This graphic is the same as the previous one, because the same set of stochastic maps is being used for the yaxis, and it turns out that the phytools rerootingMethod ancestral state probabilities are nearly identical to the BioGeoBEARS ancestral state probabilities.
Comparison of phytools state probabilities and BGB nonstratified state probabilities
^{(link to this section)}
We can also compare the loglikelihoods and parameter inferences between phytools rerootingMethod and BioGeoBEARS ancestral states:
#######################################################
# phytools ancestral states (ER model)
#######################################################
library(ape)
library(phytools)
library(BioGeoBEARS)
trfn = "tree.newick"
# Look at the raw Newick file:
moref(trfn)
# Look at your phylogeny:
tr = read.tree(trfn)
tr
tipnodenums = 1:length(tr$tip.label)
rootnodenum = length(tr$tip.label) + 1
intnodenums = (length(tr$tip.label)+1):(length(tr$tip.label) + tr$Nnode)
intnodenums
geogfn = "geog_data.txt"
# Look at the raw geography text file:
moref(geogfn)
# Look at your geographic range data:
tipranges = getranges_from_LagrangePHYLIP(lgdata_fn=geogfn)
tipranges
areanames = names(tipranges@df)
areanums = 1:length(areanames)
tipvals = rep(NA, nrow(tipranges@df))
for (i in 1:nrow(tipranges@df))
{
tipvals[i] = areanums[unlist(tipranges@df[i,])==1]
}
names(tipvals) = row.names(tipranges@df)
tipvals
phytools_res = rerootingMethod(tree=tr, x=tipvals, model="ER")
phytools_res
phytools_ML = phytools_res$marginal.anc
#######################################################
# Store in a BioGeoBEARStype format
#######################################################
resBAYAREALIKEcopy = resBAYAREALIKE
resBAYAREALIKEcopy$ML_marginal_prob_each_state_at_branch_top_AT_node[intnodenums, 2:5] = phytools_ML
#######################################################
# START VALIDATION CHECK
#######################################################
# Loglikelihood DOES match:
phytools_res$loglik
# 22.97566
resBAYAREALIKE$total_loglikelihood
# 22.97566
# The rate parameter DOES match
phytools_res$Q[1,2]
# 0.07572288
resBAYAREALIKE$outputs@params_table["a","est"]
# 0.07575708
#######################################################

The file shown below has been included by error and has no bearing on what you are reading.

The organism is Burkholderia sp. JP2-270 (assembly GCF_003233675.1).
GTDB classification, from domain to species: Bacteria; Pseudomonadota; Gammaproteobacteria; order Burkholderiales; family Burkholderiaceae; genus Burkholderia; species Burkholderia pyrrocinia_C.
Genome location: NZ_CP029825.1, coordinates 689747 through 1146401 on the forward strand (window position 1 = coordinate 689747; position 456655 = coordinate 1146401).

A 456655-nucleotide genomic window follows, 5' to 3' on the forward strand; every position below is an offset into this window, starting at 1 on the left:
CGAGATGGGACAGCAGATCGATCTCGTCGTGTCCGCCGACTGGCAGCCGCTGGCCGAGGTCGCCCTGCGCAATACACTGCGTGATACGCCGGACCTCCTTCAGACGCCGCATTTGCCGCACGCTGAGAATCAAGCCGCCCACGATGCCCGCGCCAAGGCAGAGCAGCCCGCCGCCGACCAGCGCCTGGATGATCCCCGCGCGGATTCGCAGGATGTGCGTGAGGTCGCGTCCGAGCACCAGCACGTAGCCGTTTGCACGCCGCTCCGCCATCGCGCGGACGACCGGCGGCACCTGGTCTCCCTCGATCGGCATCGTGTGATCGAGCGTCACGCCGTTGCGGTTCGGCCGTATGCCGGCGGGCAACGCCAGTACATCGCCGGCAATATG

# END VALIDATION CHECK
#######################################################
We can plot the analytic estimates from phytools and the BioGeoBEARS nonstratified analysis:
Figure Caption: Comparison of analytic ancestral state/range probabilities under phytools rerootingMethod (xaxis) or a BioGeoBEARS nonstratified analysis with the BAYAREALIKE+ade model (yaxis). Psychotria dataset, nonstratified. 
The correlation between the two algorithms is high (R^{2}=1), basically identical.
Finally, as expected, if we do more stochastic maps, the mean state probabilities will (slowly) approach the analytic estimates. Here, I do this for the DEC model.
Figure Caption: Psychotria dataset, nonstratified, DEC model. xaxis: analytic ancestral state/range probabilities of each state/range at each internal node. Yaxis: mean of 10,000 stochastic maps for each state/range at each node. Vertical lines are the 95% confidence intervals under the multinomial distribution (calculated with the multinomialCI function of the MultinomialCI package). 
Phytools rerootingMethod vs. BioGeoBEARS BAYAREALIKE+ade model (timestratified BSMs and ancestral state/range probabilities)
^{(link to this section)}
The input/output/script files for this section can be found in: Psychotria_M0_stratified_BAYAREALIKE+a.zip
To facilitate comparison with the ancestral states estimation and stochastic mapping algorithms in phytools, SIMMAP, etc., we need to create a "standard unordered character model with equal rates" in the BioGeoBEARS model object. This is simply done with the following code. The model ends up being the BAYAREALIKE model, with parameters d and e fixed to 0, and a (the "anagenetic rangeswitching" parameter) set to be freely estimated.
Specification of BAYAREALIKE+ade model
^{(link to this section)}
Specification of the BAYAREALIKE+ade model is done as follows: